Nowhere is that truer than in the world of Web searches. After all, users trolling the vastness of the Web will invariably say "I'm going to Google that" no matter which search engine they actual use. Ever heard someone say "I'm going to MSN that?"
Attempting to knock Google (GOOG - Get Report) off its throne is the job of Susan Dumais of Microsoft's (MSFT - Get Report) Research division, who this week presented three papers at a conference on information retrieval at the University of Washington hosted by the Association for Computing Machinery.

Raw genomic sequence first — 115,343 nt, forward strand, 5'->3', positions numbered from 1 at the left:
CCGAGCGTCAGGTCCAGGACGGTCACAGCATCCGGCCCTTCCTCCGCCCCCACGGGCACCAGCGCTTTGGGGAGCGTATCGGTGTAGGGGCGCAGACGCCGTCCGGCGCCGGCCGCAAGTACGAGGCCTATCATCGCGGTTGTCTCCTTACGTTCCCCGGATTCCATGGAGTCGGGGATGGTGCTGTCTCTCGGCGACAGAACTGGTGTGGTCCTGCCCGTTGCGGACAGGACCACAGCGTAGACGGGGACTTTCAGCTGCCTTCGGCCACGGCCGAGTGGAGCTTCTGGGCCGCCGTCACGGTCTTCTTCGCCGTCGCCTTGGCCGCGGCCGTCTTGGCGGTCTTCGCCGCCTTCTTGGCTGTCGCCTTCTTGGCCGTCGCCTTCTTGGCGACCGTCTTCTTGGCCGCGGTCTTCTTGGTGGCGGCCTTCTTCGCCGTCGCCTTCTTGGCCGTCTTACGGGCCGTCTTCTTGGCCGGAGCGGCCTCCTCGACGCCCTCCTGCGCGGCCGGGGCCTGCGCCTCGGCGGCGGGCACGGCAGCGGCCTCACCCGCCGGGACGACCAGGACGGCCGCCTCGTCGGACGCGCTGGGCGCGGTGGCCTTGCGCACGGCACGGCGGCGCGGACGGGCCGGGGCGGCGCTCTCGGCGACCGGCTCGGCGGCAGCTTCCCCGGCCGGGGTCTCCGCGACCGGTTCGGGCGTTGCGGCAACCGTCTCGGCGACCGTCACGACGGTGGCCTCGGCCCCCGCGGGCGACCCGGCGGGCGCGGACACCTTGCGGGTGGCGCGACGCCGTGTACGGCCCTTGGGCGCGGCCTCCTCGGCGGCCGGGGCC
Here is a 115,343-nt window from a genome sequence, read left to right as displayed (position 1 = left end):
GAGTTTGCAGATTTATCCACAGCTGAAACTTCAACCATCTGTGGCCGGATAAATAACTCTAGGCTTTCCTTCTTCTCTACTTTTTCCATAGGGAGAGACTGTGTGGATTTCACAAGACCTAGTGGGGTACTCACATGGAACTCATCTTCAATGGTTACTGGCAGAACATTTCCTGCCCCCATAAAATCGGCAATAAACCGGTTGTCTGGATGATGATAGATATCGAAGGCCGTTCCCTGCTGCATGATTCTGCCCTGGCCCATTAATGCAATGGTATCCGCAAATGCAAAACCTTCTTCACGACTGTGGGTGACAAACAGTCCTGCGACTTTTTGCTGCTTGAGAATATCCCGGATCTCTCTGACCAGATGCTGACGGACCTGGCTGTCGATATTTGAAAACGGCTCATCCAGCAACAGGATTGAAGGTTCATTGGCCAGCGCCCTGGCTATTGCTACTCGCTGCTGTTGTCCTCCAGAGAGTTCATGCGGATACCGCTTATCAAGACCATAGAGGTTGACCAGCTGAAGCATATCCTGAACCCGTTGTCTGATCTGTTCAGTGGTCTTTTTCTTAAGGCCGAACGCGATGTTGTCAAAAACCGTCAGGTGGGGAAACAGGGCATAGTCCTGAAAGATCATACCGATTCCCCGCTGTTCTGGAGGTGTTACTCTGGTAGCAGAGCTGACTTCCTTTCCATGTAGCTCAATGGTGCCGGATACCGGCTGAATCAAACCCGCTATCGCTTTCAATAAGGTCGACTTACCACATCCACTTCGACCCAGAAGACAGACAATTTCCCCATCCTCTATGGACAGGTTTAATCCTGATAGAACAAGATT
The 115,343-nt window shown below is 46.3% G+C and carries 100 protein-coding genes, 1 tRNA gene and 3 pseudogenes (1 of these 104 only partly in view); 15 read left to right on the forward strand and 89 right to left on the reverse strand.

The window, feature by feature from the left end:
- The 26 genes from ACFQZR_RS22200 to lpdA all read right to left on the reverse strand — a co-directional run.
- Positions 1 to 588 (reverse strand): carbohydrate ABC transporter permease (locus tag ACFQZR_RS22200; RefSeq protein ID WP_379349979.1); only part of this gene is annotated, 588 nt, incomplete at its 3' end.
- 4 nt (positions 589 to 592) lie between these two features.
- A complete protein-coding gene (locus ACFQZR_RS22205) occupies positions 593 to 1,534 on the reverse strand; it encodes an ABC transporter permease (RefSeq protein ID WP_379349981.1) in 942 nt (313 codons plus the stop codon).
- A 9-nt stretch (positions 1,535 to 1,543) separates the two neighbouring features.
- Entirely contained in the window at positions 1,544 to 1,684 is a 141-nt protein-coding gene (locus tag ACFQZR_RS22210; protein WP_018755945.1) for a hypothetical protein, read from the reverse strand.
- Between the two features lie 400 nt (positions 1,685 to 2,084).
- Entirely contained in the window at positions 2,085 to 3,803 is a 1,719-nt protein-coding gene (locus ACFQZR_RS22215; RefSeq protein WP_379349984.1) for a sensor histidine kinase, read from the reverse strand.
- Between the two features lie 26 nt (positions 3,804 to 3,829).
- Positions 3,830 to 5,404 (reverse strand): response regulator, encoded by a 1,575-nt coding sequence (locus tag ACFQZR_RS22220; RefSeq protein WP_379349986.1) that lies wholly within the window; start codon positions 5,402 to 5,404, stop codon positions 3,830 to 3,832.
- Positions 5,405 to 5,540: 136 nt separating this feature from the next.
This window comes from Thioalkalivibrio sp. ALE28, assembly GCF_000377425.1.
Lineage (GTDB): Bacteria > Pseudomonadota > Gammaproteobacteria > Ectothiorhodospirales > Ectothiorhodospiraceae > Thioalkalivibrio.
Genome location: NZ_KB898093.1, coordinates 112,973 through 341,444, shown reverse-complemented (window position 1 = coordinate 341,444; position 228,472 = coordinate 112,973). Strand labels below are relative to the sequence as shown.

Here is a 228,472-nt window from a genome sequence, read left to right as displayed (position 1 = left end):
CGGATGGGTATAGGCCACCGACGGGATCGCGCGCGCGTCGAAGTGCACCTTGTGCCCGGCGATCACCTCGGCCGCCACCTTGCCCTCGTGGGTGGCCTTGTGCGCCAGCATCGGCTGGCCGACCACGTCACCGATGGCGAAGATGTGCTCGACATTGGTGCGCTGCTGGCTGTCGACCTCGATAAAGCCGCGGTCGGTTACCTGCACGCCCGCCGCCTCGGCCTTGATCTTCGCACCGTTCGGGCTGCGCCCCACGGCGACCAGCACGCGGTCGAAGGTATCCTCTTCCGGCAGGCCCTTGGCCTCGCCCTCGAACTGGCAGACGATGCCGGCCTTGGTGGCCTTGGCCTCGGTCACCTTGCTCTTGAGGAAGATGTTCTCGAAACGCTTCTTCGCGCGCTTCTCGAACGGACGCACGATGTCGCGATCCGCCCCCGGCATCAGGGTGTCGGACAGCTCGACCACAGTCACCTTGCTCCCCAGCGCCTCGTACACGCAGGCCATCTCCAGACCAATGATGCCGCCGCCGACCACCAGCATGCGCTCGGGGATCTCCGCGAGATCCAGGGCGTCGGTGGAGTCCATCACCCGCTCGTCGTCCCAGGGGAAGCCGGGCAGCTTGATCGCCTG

"It is astounding that we can find anything at all on the Internet -- it contains 20 billion pages," says Dumais, who carries the title of principal researcher and is one of the dozens of Microsoft researches focused on search technology.It's one thing, she says, to know that a user clicks on a page during a search. But it's much more useful to find out how long he or she lingered and what they did next. Did they print it or save it or simply move on? "It's not just about a little rectangle on the screen," she said in a telephone interview during the conference.